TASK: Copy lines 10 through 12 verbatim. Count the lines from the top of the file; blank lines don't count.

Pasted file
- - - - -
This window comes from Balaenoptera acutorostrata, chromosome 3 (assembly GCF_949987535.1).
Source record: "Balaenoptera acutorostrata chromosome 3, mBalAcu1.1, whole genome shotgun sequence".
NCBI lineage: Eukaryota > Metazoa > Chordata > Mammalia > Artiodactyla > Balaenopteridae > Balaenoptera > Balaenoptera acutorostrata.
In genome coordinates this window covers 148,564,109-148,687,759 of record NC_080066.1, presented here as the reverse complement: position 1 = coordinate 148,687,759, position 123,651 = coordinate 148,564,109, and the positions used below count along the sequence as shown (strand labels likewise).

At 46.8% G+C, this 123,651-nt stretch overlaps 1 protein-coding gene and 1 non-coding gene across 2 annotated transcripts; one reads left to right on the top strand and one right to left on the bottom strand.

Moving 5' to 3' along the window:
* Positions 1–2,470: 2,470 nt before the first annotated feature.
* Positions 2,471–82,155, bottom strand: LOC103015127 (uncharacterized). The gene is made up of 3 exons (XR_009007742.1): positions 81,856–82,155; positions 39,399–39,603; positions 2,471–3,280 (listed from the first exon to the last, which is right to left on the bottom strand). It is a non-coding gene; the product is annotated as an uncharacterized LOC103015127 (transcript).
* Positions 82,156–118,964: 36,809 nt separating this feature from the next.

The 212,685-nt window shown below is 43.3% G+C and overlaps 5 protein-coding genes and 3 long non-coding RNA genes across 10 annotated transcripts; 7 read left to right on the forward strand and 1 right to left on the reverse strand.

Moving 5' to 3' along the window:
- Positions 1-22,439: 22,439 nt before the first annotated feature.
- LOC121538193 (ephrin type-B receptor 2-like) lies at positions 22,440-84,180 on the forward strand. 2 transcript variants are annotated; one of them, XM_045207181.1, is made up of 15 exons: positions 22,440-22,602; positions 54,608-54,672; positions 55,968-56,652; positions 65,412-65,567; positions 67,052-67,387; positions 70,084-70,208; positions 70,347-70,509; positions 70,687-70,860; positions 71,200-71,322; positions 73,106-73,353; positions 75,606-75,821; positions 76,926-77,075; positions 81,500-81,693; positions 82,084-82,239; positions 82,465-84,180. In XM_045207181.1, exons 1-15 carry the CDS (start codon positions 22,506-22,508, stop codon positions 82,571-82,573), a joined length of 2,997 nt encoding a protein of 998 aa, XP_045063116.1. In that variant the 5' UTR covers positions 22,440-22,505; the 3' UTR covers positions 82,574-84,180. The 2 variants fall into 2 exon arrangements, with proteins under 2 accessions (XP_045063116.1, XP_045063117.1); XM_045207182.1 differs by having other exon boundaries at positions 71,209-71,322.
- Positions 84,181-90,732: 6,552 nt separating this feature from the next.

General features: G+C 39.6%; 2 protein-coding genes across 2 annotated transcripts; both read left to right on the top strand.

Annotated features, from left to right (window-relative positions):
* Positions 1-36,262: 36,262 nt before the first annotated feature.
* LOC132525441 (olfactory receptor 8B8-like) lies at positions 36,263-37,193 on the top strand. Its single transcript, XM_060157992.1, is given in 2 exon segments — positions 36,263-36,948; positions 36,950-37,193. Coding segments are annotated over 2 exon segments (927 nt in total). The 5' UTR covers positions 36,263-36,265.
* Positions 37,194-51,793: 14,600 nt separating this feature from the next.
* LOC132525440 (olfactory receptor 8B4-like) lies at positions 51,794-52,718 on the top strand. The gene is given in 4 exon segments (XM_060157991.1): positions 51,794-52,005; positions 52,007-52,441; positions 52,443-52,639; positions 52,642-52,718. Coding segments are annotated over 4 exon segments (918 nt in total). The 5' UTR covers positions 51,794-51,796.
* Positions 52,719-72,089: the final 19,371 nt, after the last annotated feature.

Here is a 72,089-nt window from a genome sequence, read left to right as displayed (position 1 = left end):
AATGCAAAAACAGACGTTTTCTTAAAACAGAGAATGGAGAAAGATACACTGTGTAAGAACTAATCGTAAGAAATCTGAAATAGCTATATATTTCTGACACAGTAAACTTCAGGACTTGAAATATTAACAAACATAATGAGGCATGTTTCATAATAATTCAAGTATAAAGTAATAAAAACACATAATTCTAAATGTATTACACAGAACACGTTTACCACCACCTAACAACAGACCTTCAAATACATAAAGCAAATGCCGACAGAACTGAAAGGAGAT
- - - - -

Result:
The 212,685-nt window shown below is 43.3% G+C and overlaps 5 protein-coding genes and 3 long non-coding RNA genes across 10 annotated transcripts; 7 read left to right on the forward strand and 1 right to left on the reverse strand.

Moving 5' to 3' along the window:
- Positions 1-22,439: 22,439 nt before the first annotated feature.